by Erica Ly
When you wake up exhausted in the morning but you look forward to sleeping on the train (if you can even find a seat during the rush…), you have truly understood what it means to be a long-distance commuter. Ignoring the taunting laughs of those that live on or near campus, whether you travel each morning via bus for half-an-hour, or have a two-hour bus, train, subway, streetcar commute like me, we have all experienced the hard times as a commuter, as well as the awkward stories on our journey that no one would have believed if we hadn’t Snapchatted it first.
I have only been commuting for a grand total of two months since the 2016 fall term began, but I think that I have already experienced plenty of the typical awkward moments and struggles that all commuters go through. While these are not perfect solutions, between myself and other upper-year fellow commuters, I’ve compiled the following list of how we get through each of these situations, and hopefully you’ll these find useful too.
1. You commuted to save money. Now the commute is making you go broke.
So during summer you looked over the prices for residence and meal plans for two terms, and thought that spending a “few extra minutes” each day on transportation would be more worth it. Compensate your school tuition bit by bit with money you can save anywhere right? Wrong. At least not from your commute.
Unless your commute is really only a short bus ride, or you have the commendable endurance to sit on a stiff seat in a packed and congested subway car all the way from Line 2 (Seriously, the lack of airflow is a health hazard) to Line 1 until you get to Union; if you step on the GO Train/Bus, in a year, your commuting cost could easily be the equivalent to living in residence.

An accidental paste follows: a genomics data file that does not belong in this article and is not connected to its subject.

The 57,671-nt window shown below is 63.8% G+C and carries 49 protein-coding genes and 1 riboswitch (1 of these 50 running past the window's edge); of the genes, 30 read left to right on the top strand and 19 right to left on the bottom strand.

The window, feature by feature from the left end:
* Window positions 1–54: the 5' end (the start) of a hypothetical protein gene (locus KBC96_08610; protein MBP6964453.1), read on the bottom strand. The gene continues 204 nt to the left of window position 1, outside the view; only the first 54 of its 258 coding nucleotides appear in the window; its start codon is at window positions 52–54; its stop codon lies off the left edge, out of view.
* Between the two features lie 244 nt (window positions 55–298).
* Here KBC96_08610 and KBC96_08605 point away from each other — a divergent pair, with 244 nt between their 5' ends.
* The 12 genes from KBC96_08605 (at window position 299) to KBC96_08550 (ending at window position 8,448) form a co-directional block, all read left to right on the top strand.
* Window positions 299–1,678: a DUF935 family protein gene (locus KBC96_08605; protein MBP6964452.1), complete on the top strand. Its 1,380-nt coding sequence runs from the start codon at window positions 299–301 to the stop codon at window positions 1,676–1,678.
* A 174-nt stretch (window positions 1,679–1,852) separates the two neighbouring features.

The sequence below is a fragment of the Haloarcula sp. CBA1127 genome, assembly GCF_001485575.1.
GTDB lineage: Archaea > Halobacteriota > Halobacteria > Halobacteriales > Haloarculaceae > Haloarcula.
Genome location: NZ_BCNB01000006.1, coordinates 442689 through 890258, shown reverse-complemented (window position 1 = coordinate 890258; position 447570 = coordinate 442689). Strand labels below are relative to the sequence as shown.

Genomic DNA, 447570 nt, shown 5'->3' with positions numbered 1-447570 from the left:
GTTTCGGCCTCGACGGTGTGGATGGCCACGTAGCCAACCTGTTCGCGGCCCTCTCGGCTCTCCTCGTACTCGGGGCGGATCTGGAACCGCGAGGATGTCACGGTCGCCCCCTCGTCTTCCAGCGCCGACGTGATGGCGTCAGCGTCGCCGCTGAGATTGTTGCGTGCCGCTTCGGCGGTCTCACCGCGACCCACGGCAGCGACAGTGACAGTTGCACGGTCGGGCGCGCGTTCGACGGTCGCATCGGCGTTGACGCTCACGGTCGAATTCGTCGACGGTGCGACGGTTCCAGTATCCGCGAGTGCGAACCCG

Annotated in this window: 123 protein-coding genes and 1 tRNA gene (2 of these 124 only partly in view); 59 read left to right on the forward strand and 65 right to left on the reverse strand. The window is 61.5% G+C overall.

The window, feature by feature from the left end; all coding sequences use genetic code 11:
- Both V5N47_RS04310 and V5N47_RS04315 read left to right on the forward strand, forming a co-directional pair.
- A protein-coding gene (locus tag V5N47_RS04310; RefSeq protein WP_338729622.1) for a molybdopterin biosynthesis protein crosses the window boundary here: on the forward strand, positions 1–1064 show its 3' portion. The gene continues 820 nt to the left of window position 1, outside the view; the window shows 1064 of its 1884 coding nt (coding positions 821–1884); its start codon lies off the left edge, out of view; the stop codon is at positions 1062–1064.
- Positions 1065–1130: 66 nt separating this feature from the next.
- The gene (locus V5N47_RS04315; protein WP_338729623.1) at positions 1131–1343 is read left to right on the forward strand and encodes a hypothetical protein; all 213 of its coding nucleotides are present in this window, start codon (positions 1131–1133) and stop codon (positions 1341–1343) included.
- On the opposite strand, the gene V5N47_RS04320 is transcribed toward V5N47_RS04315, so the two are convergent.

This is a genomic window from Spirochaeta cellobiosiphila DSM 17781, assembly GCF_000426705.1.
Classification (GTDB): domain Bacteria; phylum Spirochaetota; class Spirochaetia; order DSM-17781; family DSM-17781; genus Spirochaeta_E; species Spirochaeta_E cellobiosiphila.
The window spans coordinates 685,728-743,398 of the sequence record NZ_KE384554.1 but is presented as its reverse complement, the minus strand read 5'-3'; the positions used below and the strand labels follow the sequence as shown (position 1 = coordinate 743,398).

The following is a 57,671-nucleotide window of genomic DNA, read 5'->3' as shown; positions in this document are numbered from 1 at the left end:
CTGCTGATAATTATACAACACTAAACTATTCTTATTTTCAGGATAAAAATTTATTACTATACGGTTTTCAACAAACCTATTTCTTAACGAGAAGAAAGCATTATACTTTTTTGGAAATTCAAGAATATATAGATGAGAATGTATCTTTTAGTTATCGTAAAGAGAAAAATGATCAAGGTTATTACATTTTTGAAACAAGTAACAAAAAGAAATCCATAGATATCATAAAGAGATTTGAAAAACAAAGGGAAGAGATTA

Chances are that this train or bus trip is inelastic to you (Applying economics – Prof. Gazzale would be proud), meaning you literally need this expensive steel box on wheels to get around. Instead of telling you to get a job (which is always a good option), or spending more time on cheaper routes, see if you can invest in a transit pass.
Whether you pay with your Presto, tokens, or cash, see how much an average day costs you and multiply it by the average number of days in a school month. Now compare that cost to a weekly GTA Pass (TTC/ YRT/VIVA), or Student Metropass (TTC – Bus, Subways, etc.) which allows for unlimited travel in a month.
If you take the train, get your GO Student ID Card for student fare prices, instead of adult.
*PRO-TIP: Monthly passes really help for those days that you didn’t plan on coming downtown and which would have cost you more on daily fare (i.e. the great “free trip” days on Metropass).
2. “I’ll do that in the morning.” It’s not happening.
Struggle level: 7/10
While your friends on campus can wait until morning to put their finishing touches (or start…) on an assignment due at noon the next day or can sleep-in until the first morning lecture at 9am, commuters miles away are glaring in jealousy (and cringing when you complain).
As a commuter, if the work isn’t done the night before and you’re not planning on waking up at 3am for these “finishing touches”, the work is simply not getting done. And if 9am lectures weren’t early enough to begin with, add in your commute time and you’ll be waking with the birds.